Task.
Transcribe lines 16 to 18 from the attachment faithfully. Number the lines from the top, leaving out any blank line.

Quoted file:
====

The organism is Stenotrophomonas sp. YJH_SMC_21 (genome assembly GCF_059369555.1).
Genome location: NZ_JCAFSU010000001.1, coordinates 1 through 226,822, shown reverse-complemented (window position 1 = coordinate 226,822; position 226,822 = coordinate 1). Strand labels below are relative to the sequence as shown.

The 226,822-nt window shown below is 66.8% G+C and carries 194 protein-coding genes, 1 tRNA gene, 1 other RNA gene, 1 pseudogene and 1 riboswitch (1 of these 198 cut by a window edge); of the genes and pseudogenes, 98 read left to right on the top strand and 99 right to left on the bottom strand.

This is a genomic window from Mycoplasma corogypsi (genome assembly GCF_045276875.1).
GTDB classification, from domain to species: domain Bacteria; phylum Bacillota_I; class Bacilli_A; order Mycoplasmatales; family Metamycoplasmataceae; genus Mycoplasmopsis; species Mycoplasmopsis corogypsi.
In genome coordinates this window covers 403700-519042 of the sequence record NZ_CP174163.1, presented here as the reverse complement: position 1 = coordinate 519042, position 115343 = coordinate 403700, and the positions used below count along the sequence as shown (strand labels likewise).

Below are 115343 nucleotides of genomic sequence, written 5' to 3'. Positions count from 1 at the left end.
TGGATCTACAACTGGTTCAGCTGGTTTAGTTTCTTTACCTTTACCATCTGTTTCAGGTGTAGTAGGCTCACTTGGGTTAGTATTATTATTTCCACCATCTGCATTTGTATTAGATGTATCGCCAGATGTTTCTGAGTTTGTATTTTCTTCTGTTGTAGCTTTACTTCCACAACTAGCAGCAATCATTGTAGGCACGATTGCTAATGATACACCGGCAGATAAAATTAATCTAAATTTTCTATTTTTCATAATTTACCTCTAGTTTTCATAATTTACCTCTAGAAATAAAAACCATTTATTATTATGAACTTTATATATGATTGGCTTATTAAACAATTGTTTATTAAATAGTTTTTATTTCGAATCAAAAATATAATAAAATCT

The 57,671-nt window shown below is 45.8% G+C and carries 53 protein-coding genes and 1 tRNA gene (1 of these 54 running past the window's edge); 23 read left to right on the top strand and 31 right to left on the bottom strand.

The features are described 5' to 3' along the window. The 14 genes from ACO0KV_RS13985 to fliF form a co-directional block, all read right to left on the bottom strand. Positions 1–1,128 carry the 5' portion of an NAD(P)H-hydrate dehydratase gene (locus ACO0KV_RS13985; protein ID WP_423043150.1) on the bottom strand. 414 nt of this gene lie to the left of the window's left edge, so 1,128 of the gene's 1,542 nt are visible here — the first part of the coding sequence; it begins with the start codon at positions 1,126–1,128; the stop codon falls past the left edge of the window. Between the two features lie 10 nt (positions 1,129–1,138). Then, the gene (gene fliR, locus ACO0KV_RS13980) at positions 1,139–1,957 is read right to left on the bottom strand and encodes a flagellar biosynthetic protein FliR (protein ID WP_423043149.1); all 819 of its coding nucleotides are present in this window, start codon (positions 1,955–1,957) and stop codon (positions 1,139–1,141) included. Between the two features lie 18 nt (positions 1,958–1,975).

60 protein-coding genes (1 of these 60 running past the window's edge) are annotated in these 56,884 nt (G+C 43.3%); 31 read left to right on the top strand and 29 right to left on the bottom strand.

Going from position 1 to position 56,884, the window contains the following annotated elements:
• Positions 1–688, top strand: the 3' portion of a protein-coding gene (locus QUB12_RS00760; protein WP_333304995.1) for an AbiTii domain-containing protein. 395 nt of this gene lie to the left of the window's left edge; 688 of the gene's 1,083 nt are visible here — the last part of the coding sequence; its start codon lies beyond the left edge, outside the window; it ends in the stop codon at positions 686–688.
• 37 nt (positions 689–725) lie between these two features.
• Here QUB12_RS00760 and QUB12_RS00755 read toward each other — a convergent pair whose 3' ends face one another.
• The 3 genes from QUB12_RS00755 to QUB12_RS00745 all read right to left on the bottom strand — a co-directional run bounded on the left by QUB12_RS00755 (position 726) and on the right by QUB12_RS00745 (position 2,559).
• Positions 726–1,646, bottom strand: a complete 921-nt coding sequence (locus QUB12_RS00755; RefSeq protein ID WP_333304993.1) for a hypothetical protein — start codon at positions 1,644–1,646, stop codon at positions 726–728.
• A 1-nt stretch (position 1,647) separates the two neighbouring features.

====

• The 3 genes from QUB12_RS00755 to QUB12_RS00745 all read right to left on the bottom strand — a co-directional run bounded on the left by QUB12_RS00755 (position 726) and on the right by QUB12_RS00745 (position 2,559).
• Positions 726–1,646, bottom strand: a complete 921-nt coding sequence (locus QUB12_RS00755; RefSeq protein ID WP_333304993.1) for a hypothetical protein — start codon at positions 1,644–1,646, stop codon at positions 726–728.
• A 1-nt stretch (position 1,647) separates the two neighbouring features.